The Tithe Applotment books for the island of Ireland need to be viewed in two places – one place for the 26 counties of Ireland and another for the 6 counties of Northern Ireland.”
Thanks for that Jayne! I thought I’d try my luck with an example for my own Collins family who came from the townland of “Foilnamuck” (it sounds as it is spelled) in County Cork. I’ll take a look at the occupants of the townland of Foilnamuck as we travel back in time from the 1911 census to the Tithe Applotments of the 1820s:
- In the 1911 census: Here are the households found in Foilnamuck townland and here is the household of my great-grandparents, John and Kate Collins.
- 10 years earlier – in the 1901 census – here are the households in Foilnamuck – and here is the household of the same great-grandparents.
Now, it would be great to go further back using earlier census information – but we are missing those earlier census records for Ireland. So, now we’ll have to switch to two different “census substitutes” – Griffith’s Valuation of the 1850s and the Tithe Applotments of the 1820s and 1830s.
- Here are the occupants of Foilnamuck townland in Griffiths Valuation of 1853 – my great-great grandfather is listed as Timothy Sullivan (my great-grandfather – John Collins – married his daughter, Kate Sullivan, and took over tenancy of the farm that appears in the later 1901 and 1911 census).
- Finally, here are the occupants of Foilnamuck townland in the Tithe Applotments of 1827 – my gr-gr-gr grandfather is listed as Daniel Sullivan.
This example demonstrates the value of the Tithe Applotment records – helping you to go back to a time before the Great Famine, before the land was mapped by the Ordnance Survey, before many road and rail systems were introduced and before a time of Civil records – even before available church records in many Irish parishes. It gives you a snapshot of the neighbours and relatives of your Irish ancestor – many of whom will appear as witnesses and sponsors in baptismal and marriage records that you come across.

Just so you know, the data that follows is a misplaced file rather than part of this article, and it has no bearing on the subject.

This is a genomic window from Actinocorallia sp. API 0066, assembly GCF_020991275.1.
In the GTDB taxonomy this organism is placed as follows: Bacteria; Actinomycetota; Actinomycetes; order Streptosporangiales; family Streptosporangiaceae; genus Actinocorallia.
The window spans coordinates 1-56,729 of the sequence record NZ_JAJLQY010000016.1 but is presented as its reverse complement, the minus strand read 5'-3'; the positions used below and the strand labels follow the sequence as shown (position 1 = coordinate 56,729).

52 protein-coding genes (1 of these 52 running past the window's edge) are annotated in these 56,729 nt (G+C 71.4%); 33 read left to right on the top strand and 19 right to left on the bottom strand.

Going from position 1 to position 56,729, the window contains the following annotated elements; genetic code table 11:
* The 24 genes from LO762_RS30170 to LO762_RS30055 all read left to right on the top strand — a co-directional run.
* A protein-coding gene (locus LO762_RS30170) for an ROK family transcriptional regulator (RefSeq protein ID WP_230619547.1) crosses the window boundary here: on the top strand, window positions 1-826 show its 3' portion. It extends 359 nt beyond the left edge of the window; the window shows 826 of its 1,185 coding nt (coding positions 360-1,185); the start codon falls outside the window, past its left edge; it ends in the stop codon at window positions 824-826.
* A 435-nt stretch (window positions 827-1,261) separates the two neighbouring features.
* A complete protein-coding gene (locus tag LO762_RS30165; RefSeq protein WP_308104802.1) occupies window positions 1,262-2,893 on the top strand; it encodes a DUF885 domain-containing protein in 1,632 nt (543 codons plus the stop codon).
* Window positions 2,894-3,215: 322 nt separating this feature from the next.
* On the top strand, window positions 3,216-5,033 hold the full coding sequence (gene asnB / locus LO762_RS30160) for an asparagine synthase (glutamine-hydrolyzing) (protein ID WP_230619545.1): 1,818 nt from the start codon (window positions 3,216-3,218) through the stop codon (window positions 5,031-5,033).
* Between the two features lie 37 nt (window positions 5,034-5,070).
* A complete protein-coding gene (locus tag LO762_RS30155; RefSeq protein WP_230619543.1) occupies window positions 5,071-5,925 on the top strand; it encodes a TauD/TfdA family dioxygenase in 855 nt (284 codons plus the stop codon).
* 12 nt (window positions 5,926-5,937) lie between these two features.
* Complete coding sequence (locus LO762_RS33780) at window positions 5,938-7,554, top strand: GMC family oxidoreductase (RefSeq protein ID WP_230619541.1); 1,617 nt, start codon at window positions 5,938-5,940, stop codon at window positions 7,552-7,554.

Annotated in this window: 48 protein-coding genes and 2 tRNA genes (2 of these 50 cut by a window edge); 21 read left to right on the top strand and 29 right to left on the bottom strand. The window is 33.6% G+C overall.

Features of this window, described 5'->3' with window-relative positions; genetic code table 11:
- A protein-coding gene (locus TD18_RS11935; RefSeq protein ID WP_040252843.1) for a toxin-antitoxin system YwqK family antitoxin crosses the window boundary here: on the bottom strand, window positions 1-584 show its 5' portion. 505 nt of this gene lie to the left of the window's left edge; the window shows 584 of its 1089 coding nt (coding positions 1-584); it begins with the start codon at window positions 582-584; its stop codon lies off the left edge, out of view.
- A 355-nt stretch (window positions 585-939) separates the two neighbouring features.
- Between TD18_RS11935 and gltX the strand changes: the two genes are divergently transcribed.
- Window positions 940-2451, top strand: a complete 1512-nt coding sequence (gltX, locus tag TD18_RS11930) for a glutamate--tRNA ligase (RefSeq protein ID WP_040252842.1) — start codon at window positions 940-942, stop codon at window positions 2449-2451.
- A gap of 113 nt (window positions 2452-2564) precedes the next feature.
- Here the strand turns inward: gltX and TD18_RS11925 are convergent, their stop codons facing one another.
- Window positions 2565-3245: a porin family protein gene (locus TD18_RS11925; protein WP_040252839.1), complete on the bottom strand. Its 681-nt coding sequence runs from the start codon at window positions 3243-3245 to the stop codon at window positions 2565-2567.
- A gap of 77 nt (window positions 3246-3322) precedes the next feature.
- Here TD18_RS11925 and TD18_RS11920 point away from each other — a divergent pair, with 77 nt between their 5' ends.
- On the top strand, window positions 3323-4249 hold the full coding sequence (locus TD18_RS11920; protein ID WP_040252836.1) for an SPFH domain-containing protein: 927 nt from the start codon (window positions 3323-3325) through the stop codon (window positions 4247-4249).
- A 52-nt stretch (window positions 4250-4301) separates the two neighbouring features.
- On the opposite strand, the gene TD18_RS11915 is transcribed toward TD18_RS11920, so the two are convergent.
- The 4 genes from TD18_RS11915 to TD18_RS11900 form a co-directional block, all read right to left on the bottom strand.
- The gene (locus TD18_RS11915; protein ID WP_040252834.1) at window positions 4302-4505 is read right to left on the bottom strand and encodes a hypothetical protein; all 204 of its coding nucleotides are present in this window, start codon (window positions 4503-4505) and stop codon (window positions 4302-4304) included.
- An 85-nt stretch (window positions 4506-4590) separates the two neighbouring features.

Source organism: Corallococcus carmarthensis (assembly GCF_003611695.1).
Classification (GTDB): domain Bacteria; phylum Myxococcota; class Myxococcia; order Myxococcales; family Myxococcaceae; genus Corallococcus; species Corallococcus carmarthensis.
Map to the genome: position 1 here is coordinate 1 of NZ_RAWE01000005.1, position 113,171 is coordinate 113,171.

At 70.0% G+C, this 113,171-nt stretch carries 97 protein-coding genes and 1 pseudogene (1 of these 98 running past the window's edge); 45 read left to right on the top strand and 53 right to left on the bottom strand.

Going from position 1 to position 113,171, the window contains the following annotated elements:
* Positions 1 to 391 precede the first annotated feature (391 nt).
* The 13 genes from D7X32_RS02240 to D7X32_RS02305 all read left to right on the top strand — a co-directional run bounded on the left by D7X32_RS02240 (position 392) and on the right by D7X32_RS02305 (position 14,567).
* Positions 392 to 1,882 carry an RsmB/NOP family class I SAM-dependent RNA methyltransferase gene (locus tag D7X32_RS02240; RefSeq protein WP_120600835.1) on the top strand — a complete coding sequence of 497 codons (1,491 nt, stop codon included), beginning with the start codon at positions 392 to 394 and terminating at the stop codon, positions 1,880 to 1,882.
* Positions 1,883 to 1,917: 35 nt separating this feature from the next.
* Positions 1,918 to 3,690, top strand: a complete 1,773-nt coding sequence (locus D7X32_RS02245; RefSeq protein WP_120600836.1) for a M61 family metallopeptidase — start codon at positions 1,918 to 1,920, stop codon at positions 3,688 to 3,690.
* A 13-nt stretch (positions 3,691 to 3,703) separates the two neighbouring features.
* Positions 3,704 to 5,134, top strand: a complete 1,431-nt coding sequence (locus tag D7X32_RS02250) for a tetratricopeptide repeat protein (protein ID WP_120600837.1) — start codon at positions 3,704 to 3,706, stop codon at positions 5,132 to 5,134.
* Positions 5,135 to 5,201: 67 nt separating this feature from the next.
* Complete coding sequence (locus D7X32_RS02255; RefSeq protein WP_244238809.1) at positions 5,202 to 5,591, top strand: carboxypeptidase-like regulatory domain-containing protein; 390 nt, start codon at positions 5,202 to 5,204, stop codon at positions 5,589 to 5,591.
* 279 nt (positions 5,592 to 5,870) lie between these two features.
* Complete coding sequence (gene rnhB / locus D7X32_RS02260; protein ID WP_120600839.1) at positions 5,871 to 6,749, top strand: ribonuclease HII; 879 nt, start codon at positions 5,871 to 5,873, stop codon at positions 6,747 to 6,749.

In summary, who knew that a wildly unpopular tithing system would prove so useful hundreds of years later to us amateur family researchers – and provide us with a birds-eye view of the occupants of the townlands of Ireland in a time before many of our ancestors left Ireland for the last time?
How about you? Would you like to use the Tithe Applotment Records to gain an insight into your ancestral places of origin in Ireland:
- You can browse the Tithe Applotment records for the 26 counties of Ireland here: http://titheapplotmentbooks.nationalarchives.ie/search/tab/home.jsp
- Browsing the Tithe Applotment records for the 6 counties of Northern Ireland (Derry, Antrim, Down, Armagh, Tyrone, Fermanagh) is a little more complicated. Go to https://apps.proni.gov.uk/eCatNI_IE/SearchPage.aspx and enter “tithe” into the text search window you find there. That should get you there!
Happy searching and I look forward to chatting again next week.
Slán for now, Mike.